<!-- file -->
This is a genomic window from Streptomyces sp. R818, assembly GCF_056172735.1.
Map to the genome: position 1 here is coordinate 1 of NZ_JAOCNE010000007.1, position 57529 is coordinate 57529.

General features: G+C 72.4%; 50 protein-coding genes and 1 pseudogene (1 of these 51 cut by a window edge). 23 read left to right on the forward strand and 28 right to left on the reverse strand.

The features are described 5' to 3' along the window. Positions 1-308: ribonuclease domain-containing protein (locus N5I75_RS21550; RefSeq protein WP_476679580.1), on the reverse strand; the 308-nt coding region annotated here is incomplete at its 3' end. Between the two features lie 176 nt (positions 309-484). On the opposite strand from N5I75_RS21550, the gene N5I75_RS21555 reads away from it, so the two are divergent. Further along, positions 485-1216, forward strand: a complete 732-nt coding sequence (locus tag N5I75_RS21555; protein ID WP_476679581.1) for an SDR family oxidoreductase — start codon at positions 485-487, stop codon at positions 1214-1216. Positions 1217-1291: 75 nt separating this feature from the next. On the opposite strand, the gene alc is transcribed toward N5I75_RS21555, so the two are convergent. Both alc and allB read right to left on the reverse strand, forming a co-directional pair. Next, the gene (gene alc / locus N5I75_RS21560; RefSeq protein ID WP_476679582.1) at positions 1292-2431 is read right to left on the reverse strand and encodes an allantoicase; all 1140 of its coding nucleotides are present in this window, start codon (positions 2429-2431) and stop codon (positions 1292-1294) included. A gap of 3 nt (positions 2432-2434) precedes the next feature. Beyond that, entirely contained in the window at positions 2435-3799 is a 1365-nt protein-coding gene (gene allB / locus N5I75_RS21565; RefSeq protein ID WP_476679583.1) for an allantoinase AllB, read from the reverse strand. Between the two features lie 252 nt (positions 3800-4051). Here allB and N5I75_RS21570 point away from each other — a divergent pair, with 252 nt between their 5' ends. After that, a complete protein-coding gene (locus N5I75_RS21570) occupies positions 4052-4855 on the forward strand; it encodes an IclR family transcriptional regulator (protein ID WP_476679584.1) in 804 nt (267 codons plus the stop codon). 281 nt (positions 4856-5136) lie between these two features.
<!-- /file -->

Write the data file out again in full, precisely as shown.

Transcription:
This is a genomic window from Streptomyces sp. R818, assembly GCF_056172735.1.
Map to the genome: position 1 here is coordinate 1 of NZ_JAOCNE010000007.1, position 57529 is coordinate 57529.

General features: G+C 72.4%; 50 protein-coding genes and 1 pseudogene (1 of these 51 cut by a window edge). 23 read left to right on the forward strand and 28 right to left on the reverse strand.

The features are described 5' to 3' along the window. Positions 1-308: ribonuclease domain-containing protein (locus N5I75_RS21550; RefSeq protein WP_476679580.1), on the reverse strand; the 308-nt coding region annotated here is incomplete at its 3' end. Between the two features lie 176 nt (positions 309-484). On the opposite strand from N5I75_RS21550, the gene N5I75_RS21555 reads away from it, so the two are divergent. Further along, positions 485-1216, forward strand: a complete 732-nt coding sequence (locus tag N5I75_RS21555; protein ID WP_476679581.1) for an SDR family oxidoreductase — start codon at positions 485-487, stop codon at positions 1214-1216. Positions 1217-1291: 75 nt separating this feature from the next. On the opposite strand, the gene alc is transcribed toward N5I75_RS21555, so the two are convergent. Both alc and allB read right to left on the reverse strand, forming a co-directional pair. Next, the gene (gene alc / locus N5I75_RS21560; RefSeq protein ID WP_476679582.1) at positions 1292-2431 is read right to left on the reverse strand and encodes an allantoicase; all 1140 of its coding nucleotides are present in this window, start codon (positions 2429-2431) and stop codon (positions 1292-1294) included. A gap of 3 nt (positions 2432-2434) precedes the next feature. Beyond that, entirely contained in the window at positions 2435-3799 is a 1365-nt protein-coding gene (gene allB / locus N5I75_RS21565; RefSeq protein ID WP_476679583.1) for an allantoinase AllB, read from the reverse strand. Between the two features lie 252 nt (positions 3800-4051). Here allB and N5I75_RS21570 point away from each other — a divergent pair, with 252 nt between their 5' ends. After that, a complete protein-coding gene (locus N5I75_RS21570) occupies positions 4052-4855 on the forward strand; it encodes an IclR family transcriptional regulator (protein ID WP_476679584.1) in 804 nt (267 codons plus the stop codon). 281 nt (positions 4856-5136) lie between these two features.